People who live in Montana and are getting divorced know how difficult it can be to come to a final settlement agreement regardless of the circumstances. When faced with the prospect of paying even more money in taxes if a divorce is finalized in 2019 versus in 2018, one can understandably want to ensure that a final judgement is achieved this year. That is precisely what many may actually be doing in light of some significant changes afoot in the New Year.
As reported by Bloomberg, one provision of the Tax Cuts and Jobs Act is to essentially flip flop the tax liability for spousal support payments away from the spouse who receives such funds to the spouse who makes the alimony payments. At first glance, some people might think that a spouse who would be awarded alimony could find this change favorable. However, that may not be the case for two reasons.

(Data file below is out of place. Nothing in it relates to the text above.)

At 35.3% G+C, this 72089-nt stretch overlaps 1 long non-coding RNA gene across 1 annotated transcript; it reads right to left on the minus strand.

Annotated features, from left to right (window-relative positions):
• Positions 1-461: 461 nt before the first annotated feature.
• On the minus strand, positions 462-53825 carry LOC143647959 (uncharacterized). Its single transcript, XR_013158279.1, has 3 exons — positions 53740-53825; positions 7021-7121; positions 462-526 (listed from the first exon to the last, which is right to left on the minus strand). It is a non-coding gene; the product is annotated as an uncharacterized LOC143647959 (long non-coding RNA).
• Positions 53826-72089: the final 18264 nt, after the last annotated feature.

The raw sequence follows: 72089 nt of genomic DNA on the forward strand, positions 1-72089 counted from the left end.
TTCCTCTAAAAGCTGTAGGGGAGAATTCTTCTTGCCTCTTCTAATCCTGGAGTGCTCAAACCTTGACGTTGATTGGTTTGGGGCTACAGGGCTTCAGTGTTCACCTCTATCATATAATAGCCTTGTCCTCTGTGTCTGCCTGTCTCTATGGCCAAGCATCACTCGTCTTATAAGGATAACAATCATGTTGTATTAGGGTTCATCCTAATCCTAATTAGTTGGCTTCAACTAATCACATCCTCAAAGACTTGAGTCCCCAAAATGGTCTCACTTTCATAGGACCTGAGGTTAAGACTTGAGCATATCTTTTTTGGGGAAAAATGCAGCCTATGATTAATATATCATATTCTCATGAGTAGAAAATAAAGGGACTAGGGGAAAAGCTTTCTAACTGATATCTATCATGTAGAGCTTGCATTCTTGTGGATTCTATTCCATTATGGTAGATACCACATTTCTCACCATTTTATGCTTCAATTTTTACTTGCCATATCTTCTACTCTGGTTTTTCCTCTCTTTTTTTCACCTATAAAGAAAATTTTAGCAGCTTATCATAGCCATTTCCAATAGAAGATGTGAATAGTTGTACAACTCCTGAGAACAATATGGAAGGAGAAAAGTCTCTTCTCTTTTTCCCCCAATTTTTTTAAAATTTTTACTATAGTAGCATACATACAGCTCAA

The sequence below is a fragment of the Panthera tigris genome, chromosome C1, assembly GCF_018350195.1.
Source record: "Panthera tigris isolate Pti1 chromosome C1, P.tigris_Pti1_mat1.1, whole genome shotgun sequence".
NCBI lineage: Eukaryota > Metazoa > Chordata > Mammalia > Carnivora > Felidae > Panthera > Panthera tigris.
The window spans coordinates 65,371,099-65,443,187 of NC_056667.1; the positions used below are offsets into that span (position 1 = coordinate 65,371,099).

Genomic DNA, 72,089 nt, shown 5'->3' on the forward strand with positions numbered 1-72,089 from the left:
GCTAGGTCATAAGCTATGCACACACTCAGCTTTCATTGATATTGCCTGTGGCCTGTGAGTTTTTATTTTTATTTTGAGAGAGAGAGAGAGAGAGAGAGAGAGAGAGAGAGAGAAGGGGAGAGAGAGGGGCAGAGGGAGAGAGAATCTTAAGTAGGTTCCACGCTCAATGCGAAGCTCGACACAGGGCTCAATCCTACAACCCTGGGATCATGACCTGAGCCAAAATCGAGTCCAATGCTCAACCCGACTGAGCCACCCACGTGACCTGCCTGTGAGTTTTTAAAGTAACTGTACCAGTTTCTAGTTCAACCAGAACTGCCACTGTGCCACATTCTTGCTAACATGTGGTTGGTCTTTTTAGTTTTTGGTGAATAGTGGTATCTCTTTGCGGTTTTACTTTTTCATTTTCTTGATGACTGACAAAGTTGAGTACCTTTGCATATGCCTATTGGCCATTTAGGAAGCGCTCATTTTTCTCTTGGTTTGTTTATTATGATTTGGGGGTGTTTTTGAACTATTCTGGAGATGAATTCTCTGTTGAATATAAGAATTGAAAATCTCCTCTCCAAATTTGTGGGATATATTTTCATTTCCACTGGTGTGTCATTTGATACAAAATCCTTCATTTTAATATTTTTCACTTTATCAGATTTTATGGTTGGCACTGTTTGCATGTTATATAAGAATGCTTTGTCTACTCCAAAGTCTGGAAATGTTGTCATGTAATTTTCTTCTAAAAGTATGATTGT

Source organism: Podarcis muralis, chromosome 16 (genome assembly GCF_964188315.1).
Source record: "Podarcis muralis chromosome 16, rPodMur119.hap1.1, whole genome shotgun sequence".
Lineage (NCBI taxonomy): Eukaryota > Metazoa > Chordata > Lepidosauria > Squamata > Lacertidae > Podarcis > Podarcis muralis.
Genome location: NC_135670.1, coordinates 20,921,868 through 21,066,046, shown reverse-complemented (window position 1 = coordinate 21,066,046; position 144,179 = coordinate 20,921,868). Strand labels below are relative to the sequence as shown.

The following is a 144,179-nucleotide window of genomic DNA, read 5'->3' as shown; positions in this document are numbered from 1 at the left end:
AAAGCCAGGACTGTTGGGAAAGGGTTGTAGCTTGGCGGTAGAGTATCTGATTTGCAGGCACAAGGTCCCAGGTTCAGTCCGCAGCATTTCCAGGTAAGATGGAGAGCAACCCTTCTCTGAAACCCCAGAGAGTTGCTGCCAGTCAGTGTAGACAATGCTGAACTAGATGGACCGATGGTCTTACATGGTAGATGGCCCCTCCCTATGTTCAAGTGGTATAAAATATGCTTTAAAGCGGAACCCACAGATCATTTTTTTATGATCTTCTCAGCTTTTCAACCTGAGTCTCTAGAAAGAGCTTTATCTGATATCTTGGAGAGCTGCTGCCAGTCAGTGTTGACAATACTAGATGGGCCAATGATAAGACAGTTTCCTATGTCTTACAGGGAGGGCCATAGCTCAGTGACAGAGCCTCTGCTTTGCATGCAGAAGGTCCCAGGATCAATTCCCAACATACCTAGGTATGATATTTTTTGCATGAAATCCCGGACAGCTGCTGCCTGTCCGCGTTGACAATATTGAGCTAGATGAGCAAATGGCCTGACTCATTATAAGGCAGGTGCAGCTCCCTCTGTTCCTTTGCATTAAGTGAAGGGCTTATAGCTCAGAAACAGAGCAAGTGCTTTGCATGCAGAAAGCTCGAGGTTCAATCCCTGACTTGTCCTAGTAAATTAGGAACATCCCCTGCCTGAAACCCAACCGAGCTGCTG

The person who pays spousal support is most commonly in a tax bracket higher than the recipient. This means that in addition to paying alimony, that person will pay more in taxes on the alimony than the recipient spouse would have. This, in turn, reduces the overall couple's assets and may have a negative impact on the overall divorce settlement.
Another concern is how the tax change may impact agreements on other aspects of a couple's settlement. In the past, the agreement to pay alimony was sometimes made in exchange for another concession. With this now removed, some spouses may fight the payment of alimony harder or be less willing to negotiate on other points.